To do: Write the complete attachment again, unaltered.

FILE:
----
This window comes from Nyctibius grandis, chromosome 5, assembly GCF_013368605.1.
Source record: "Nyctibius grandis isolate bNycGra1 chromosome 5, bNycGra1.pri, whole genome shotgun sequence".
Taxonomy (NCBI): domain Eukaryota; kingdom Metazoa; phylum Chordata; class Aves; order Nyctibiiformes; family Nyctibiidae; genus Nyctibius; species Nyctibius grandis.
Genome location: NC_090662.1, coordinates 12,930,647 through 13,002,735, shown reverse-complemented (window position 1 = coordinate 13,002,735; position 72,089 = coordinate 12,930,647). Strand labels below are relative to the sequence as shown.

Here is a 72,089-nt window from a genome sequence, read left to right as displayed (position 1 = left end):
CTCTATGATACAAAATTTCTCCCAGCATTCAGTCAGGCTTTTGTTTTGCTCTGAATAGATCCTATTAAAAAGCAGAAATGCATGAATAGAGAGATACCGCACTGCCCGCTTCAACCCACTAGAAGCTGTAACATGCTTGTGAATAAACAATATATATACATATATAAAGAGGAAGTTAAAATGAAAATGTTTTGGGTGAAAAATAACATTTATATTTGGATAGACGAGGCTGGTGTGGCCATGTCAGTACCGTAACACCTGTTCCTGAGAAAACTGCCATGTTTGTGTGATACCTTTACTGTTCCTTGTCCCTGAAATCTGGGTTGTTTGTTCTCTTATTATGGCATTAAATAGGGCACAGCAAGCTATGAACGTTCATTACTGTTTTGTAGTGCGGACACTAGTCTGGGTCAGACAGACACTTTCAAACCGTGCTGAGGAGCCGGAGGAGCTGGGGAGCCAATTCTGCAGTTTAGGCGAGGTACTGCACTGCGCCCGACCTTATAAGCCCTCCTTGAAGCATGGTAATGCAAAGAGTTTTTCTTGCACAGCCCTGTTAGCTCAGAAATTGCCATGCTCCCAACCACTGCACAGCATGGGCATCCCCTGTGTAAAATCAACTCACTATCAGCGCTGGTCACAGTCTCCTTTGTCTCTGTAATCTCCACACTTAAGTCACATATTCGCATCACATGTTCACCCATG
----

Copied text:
This window comes from Nyctibius grandis, chromosome 5, assembly GCF_013368605.1.
Source record: "Nyctibius grandis isolate bNycGra1 chromosome 5, bNycGra1.pri, whole genome shotgun sequence".
Taxonomy (NCBI): domain Eukaryota; kingdom Metazoa; phylum Chordata; class Aves; order Nyctibiiformes; family Nyctibiidae; genus Nyctibius; species Nyctibius grandis.
Genome location: NC_090662.1, coordinates 12,930,647 through 13,002,735, shown reverse-complemented (window position 1 = coordinate 13,002,735; position 72,089 = coordinate 12,930,647). Strand labels below are relative to the sequence as shown.

Here is a 72,089-nt window from a genome sequence, read left to right as displayed (position 1 = left end):
CTCTATGATACAAAATTTCTCCCAGCATTCAGTCAGGCTTTTGTTTTGCTCTGAATAGATCCTATTAAAAAGCAGAAATGCATGAATAGAGAGATACCGCACTGCCCGCTTCAACCCACTAGAAGCTGTAACATGCTTGTGAATAAACAATATATATACATATATAAAGAGGAAGTTAAAATGAAAATGTTTTGGGTGAAAAATAACATTTATATTTGGATAGACGAGGCTGGTGTGGCCATGTCAGTACCGTAACACCTGTTCCTGAGAAAACTGCCATGTTTGTGTGATACCTTTACTGTTCCTTGTCCCTGAAATCTGGGTTGTTTGTTCTCTTATTATGGCATTAAATAGGGCACAGCAAGCTATGAACGTTCATTACTGTTTTGTAGTGCGGACACTAGTCTGGGTCAGACAGACACTTTCAAACCGTGCTGAGGAGCCGGAGGAGCTGGGGAGCCAATTCTGCAGTTTAGGCGAGGTACTGCACTGCGCCCGACCTTATAAGCCCTCCTTGAAGCATGGTAATGCAAAGAGTTTTTCTTGCACAGCCCTGTTAGCTCAGAAATTGCCATGCTCCCAACCACTGCACAGCATGGGCATCCCCTGTGTAAAATCAACTCACTATCAGCGCTGGTCACAGTCTCCTTTGTCTCTGTAATCTCCACACTTAAGTCACATATTCGCATCACATGTTCACCCATG